To harvest free energy from the sun, just orient the long side of the house to the south, add more windows to the south side and pay attention to overhangs, as we've shown for this conventional ranch house (above) and colonial-style home (at right)

Passive-Solar Design Basics

Here are the basic principles to follow in designing a new or remodeled passive solar home:

1. Choose a site that receives south sun during winter. Obstructions to the south of the site, such as tall evergreen trees, buildings or hillsides, need to be kept at least 1.7 times their height away from the home. When in doubt, visit the site around December 21, when the sun is the lowest in the sky. The site should receive full sun from 9 a.m. to 3 p.m.

If you're choosing to build on a small lot, select one that is deep from north to south, to ensure good solar access. Locating the house's septic drainage field within the solar access zone is another strategy for maintaining good solar access, since that area will need to be kept clear of trees and shrubs, which would otherwise block the southern sun.

2. Choose a home design with few projections below the roof line and no porches on the south. Projections shade adjacent windows; porches on the south prevent the sun from entering. Porches on the east and west can be beneficial by shading windows from the hot summer sun.

3. Orient the longest wall of the house so it faces true south. Rectangular floor plans minimize the exposure of east and west walls to summer sun, which is especially helpful in hot climates. The front, back, or side of the house can be the south wall. (True south is not the same as the magnetic south shown by compasses. Check with a local surveyor's office to find out how many degrees to adjust from magnetic south.)

Can you deviate from a due south orientation? Sure, but you'll pay a price in dollars and thermal comfort. Straying from a solar-south design reduces wintertime heat gain and may increase summertime solar gain, leading to overheating.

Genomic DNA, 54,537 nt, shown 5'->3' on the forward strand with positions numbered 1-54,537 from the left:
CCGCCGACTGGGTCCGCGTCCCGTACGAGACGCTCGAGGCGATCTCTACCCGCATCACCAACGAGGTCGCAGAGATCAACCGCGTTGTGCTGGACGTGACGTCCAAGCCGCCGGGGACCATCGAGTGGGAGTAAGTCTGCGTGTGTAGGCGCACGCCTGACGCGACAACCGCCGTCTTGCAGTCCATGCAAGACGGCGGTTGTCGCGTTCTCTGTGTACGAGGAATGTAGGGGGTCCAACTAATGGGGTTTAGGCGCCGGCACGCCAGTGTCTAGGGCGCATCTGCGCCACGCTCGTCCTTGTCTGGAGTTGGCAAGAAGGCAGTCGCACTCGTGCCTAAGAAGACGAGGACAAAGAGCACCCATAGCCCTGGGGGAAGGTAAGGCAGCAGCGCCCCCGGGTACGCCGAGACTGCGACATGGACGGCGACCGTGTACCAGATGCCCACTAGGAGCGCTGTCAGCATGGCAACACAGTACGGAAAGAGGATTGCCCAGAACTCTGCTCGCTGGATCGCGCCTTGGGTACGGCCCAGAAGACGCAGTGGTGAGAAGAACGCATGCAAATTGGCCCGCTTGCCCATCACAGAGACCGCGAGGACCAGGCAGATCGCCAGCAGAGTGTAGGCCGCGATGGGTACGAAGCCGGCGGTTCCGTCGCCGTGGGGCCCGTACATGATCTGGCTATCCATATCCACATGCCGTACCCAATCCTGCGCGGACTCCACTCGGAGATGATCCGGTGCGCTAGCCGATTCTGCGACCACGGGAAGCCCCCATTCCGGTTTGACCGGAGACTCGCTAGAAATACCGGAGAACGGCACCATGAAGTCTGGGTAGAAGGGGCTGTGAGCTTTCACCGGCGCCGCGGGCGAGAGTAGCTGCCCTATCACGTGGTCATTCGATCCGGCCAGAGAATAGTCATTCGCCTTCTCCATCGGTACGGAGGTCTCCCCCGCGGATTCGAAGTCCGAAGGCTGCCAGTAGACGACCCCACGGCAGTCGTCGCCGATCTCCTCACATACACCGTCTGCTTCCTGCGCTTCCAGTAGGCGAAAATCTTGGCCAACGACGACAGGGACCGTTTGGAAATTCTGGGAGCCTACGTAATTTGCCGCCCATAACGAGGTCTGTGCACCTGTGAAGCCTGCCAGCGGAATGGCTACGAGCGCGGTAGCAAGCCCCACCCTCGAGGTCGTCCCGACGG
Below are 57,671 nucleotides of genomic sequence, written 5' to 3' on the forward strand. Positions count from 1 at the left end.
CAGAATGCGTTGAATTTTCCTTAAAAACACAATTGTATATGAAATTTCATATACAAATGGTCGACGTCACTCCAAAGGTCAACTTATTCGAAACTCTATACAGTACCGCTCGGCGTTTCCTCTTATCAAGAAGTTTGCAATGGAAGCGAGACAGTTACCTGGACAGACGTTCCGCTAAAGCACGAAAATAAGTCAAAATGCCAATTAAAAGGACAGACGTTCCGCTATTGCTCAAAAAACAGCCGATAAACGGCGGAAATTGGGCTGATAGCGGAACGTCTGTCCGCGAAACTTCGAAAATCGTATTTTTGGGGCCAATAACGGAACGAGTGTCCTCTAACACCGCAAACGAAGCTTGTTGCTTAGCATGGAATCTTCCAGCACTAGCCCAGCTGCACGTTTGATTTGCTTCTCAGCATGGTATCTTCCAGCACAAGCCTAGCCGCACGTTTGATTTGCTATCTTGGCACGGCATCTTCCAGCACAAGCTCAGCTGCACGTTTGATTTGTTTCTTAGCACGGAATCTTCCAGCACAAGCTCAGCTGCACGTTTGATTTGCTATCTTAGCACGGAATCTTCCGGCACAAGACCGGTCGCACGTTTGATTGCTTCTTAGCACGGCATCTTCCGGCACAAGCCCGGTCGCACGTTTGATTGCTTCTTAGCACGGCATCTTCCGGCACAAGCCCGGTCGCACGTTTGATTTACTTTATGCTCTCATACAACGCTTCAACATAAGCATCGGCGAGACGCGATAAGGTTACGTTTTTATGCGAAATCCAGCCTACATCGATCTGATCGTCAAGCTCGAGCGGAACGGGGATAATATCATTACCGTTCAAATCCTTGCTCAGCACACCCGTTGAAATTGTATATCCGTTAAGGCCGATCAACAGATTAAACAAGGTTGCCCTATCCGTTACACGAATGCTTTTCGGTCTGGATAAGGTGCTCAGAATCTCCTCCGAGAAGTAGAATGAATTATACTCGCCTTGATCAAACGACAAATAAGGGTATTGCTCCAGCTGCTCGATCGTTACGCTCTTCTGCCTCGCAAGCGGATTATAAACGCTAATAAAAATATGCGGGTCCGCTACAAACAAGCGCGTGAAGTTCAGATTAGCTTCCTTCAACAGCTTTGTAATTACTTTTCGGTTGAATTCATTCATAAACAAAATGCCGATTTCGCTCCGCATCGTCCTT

The more rooms that have some south windows, the better. This helps eliminate the need for fans or ducts to move warm air from one area to another. Place rooms that require less heat, such as workshops, bedrooms and kitchens, on the north side of the house.

4. Maximize windows on the south side. South glass should be a minimum of 7 percent of the house's square footage for a sun-tempered home and a maximum of 12 percent for fully passive-solar designs. Don't go wild on windows. North, east and west windows should follow the "Window Allocation Guidelines". Exceeding the 12 percent guideline for south windows may cause the home to overheat in summer, and may allow excess heat loss from the windows during the night and during long, cold, cloudy periods.

Coleman recommends choosing south glass carefully for your climate. Many of the new low-emissivity (low-e) coatings reduce heat loss and gain, but for south windows you do not want glass that keeps out the solar heat. She recommends south glass that has a Solar Heat Gain Coefficient (SHGC) of at least 0.5. In warmer climates with properly designed south overhangs, uncoated double-parre glass is preferred.